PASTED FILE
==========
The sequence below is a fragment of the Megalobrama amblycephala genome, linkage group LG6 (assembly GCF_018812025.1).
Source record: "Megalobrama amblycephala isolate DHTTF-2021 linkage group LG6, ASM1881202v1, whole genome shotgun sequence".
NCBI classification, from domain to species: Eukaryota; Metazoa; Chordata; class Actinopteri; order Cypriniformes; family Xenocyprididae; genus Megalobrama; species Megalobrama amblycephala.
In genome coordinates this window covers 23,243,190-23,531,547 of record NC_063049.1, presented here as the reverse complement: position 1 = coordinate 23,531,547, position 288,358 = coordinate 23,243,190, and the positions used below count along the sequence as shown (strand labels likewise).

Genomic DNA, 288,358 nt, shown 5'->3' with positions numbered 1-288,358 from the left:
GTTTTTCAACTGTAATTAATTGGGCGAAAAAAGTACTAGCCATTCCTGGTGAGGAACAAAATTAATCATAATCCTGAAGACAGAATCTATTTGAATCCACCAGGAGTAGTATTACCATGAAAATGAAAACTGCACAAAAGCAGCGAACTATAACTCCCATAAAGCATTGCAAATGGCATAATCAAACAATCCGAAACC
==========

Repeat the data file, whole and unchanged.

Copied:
The sequence below is a fragment of the Megalobrama amblycephala genome, linkage group LG6 (assembly GCF_018812025.1).
Source record: "Megalobrama amblycephala isolate DHTTF-2021 linkage group LG6, ASM1881202v1, whole genome shotgun sequence".
NCBI classification, from domain to species: Eukaryota; Metazoa; Chordata; class Actinopteri; order Cypriniformes; family Xenocyprididae; genus Megalobrama; species Megalobrama amblycephala.
In genome coordinates this window covers 23,243,190-23,531,547 of record NC_063049.1, presented here as the reverse complement: position 1 = coordinate 23,531,547, position 288,358 = coordinate 23,243,190, and the positions used below count along the sequence as shown (strand labels likewise).

Genomic DNA, 288,358 nt, shown 5'->3' with positions numbered 1-288,358 from the left:
GTTTTTCAACTGTAATTAATTGGGCGAAAAAAGTACTAGCCATTCCTGGTGAGGAACAAAATTAATCATAATCCTGAAGACAGAATCTATTTGAATCCACCAGGAGTAGTATTACCATGAAAATGAAAACTGCACAAAAGCAGCGAACTATAACTCCCATAAAGCATTGCAAATGGCATAATCAAACAATCCGAAACC